Phone lines often have to be installed in the classroom.

Rural areas are the last geographical regions to acquire reliable Internet connectivity (Internet providers often don't see a large enough market there).

Rural areas often have to pay long distance charges in addition to the monthly charge (This is changing all the time).

Older computer equipment may not be fast and powerful enough for an Internet connection.

Modems, ethernet cards (if networked) and memory chips have to be added to an older computer.

Purchasing new computers or newer model computers may be a less expensive alternative to upgrading an older computer. Installing and learning how to use Internet software such as the World Wide Web browser and E-mail programs was another consideration.

Installing a phone line and getting the necessary hardware and software ready to allow us to get on-line were major barriers....The existing phone line is a Centrex phone system and we needed a POTS (plain old telephone service) [Project Administrator]

Setting Goals and Accomplishing Them

As part of the grant funding each of these program participants had clear goals for using the Internet in the classroom. Examining these goals and the results may give you some ideas on setting goals of your own.

Increasing resources for the classroom.

Accessing the resources and information found in various World Wide Web (WWW) sites and having the students read and share their impressions of these sites.

Creating detailed lesson plans to access WWW sites and guiding students through learning about and exploring the WWW.

Getting staff to find and evaluate appropriate WWW sites that could then be distributed to colleagues.

Using the Internet resources for specific life skill needs, such as parenting and health care issues, finding information about careers, or searching for jobs.

Using other tools of the Internet like E-mail, Listservs, and Usegroups.

Using "Keypals," (E-mail penpals), students were matched with other students to use E-mail for ongoing correspondence, thus emphasizing this tool as a way for students to build communication and literacy skills.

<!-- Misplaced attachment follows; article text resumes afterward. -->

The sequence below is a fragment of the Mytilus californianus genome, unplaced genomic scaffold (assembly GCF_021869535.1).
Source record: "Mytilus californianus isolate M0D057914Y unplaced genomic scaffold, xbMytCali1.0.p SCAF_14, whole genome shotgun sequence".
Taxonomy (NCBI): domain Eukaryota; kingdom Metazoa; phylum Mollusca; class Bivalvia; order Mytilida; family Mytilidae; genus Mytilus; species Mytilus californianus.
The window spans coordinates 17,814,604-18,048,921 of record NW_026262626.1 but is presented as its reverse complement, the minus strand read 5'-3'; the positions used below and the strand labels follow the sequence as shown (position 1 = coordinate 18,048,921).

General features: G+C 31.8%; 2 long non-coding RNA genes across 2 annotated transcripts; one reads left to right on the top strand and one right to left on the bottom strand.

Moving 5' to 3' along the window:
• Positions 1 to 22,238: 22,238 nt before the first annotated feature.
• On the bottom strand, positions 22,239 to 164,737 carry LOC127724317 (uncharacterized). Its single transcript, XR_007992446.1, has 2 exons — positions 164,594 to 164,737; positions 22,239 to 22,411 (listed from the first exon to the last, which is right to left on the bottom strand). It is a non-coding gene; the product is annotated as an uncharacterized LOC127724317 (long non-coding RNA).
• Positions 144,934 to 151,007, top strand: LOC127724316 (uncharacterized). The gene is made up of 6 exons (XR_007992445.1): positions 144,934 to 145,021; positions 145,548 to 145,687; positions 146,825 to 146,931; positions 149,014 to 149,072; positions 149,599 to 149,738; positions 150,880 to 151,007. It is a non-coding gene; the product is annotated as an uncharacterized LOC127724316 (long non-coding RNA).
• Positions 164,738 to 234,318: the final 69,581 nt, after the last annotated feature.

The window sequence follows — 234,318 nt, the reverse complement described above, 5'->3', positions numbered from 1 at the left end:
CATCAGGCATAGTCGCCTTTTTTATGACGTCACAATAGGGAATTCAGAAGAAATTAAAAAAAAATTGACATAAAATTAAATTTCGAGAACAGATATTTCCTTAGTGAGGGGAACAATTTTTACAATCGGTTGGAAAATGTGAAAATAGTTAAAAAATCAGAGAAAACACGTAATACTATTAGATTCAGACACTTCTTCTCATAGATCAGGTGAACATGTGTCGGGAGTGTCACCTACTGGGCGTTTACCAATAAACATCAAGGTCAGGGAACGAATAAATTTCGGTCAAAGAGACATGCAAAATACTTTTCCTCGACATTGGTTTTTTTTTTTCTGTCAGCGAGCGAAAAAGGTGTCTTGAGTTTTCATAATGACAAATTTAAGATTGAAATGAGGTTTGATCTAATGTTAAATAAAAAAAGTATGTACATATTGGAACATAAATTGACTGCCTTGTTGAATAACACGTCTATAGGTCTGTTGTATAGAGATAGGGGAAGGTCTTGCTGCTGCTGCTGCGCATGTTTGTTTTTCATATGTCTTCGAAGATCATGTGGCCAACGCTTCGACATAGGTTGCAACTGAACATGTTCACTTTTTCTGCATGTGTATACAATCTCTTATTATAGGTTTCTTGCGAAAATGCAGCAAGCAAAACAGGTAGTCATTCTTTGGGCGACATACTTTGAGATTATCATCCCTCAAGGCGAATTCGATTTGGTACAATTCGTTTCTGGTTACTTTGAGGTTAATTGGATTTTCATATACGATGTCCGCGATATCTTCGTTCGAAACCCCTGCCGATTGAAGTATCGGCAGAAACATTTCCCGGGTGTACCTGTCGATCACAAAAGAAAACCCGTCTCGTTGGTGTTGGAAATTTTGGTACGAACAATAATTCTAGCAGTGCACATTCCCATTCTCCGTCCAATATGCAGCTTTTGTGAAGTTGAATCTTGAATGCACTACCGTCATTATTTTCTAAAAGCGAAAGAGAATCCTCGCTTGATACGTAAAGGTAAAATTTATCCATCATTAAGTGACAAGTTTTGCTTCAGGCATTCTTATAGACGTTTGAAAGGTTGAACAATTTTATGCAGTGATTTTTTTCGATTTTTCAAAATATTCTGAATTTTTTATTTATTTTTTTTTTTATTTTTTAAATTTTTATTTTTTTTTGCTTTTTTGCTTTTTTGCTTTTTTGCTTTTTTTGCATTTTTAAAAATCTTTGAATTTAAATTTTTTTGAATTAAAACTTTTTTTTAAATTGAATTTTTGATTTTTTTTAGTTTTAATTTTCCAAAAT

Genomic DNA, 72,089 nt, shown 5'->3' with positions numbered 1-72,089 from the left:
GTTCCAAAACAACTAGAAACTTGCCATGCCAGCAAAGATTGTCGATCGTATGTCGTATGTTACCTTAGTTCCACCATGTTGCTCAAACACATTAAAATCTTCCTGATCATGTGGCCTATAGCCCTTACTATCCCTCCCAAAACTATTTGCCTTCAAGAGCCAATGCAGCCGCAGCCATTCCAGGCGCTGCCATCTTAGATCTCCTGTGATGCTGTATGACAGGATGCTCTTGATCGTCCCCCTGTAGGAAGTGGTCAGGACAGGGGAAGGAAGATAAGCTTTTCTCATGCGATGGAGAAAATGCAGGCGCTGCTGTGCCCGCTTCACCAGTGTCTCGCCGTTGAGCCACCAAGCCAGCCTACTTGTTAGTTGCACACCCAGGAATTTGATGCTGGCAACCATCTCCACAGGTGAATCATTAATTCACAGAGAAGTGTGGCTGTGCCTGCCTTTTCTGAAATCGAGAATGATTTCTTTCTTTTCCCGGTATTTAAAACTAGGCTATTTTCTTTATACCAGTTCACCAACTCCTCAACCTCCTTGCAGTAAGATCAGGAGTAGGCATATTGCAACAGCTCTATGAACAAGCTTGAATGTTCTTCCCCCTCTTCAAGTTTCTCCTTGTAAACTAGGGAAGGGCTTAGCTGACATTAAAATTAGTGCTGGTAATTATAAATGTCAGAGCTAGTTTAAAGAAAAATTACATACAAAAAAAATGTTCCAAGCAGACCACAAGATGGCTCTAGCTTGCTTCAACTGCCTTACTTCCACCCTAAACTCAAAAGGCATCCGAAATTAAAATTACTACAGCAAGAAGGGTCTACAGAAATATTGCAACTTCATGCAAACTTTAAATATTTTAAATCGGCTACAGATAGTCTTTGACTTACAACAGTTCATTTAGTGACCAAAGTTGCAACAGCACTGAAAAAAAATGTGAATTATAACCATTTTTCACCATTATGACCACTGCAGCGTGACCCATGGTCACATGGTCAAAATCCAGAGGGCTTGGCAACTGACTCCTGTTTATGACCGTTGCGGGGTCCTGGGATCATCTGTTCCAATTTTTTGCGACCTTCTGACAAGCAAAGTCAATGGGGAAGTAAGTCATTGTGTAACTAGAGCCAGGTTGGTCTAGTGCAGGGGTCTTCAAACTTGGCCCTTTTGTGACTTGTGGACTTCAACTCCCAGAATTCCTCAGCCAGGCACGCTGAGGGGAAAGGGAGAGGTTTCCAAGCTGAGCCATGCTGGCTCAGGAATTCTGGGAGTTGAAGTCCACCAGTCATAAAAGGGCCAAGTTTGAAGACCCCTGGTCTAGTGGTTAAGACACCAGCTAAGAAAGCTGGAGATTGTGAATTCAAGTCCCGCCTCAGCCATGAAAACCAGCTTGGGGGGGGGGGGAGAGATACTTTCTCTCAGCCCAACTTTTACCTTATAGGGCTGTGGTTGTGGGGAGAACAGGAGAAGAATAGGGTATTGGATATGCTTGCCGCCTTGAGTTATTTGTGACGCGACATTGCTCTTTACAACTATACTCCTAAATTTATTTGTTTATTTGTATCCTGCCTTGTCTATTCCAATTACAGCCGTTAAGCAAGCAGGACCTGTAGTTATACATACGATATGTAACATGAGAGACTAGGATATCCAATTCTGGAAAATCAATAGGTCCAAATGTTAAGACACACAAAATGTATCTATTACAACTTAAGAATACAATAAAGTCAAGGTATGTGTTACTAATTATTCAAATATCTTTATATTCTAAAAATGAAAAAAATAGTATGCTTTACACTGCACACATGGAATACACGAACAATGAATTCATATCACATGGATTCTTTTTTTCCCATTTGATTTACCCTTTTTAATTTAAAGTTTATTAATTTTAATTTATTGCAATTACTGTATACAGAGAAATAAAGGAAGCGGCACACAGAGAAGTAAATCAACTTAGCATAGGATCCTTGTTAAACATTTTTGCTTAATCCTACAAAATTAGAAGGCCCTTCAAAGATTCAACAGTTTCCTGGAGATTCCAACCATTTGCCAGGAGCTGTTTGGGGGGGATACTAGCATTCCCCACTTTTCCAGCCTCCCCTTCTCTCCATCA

Emphasizing E-mail as a way for teachers and admin-istrators to build a collegial foundation (especially valuable for those individuals who have little access to others in the literacy community).

Using Listservs and Usenet groups as a means to fulfill the need of greater cohesion among colleagues in the field of Adult Basic Education.

Using chat forums (real time, text-based conversations with others on the Internet) to enhance communication and literacy skills.

Developing computer literacy for staff and students.

Increasing students' computer proficiency in general (computer competency is highly valued in the workplace and a stumbling block for many adults competing for good jobs in the workforce).

Increasing cooperative and collaborative learning about both the content area under investigation and the technical aspects of using the computer and the Internet software by having students work in pairs at the computer (this was a necessity most of the time).

Improving program staff computer proficiency in general and proficiency in using the Internet as a learning tool (usually as a trial by fire experience!).

Sharing program successes.

Creating a homepage on the WWW in order for the community to find out about their specific program.

Disseminating project findings to the literacy community through various conferences and the local press.

Developing positive learning experiences in the classroom.

Increasing student motivation for learning, decreasing absenteeism, and increasing student-generated class-room learning.

Increasing teacher/student collaborative efforts.

Modeling life-long learning for students (teachers learned side by side with the students).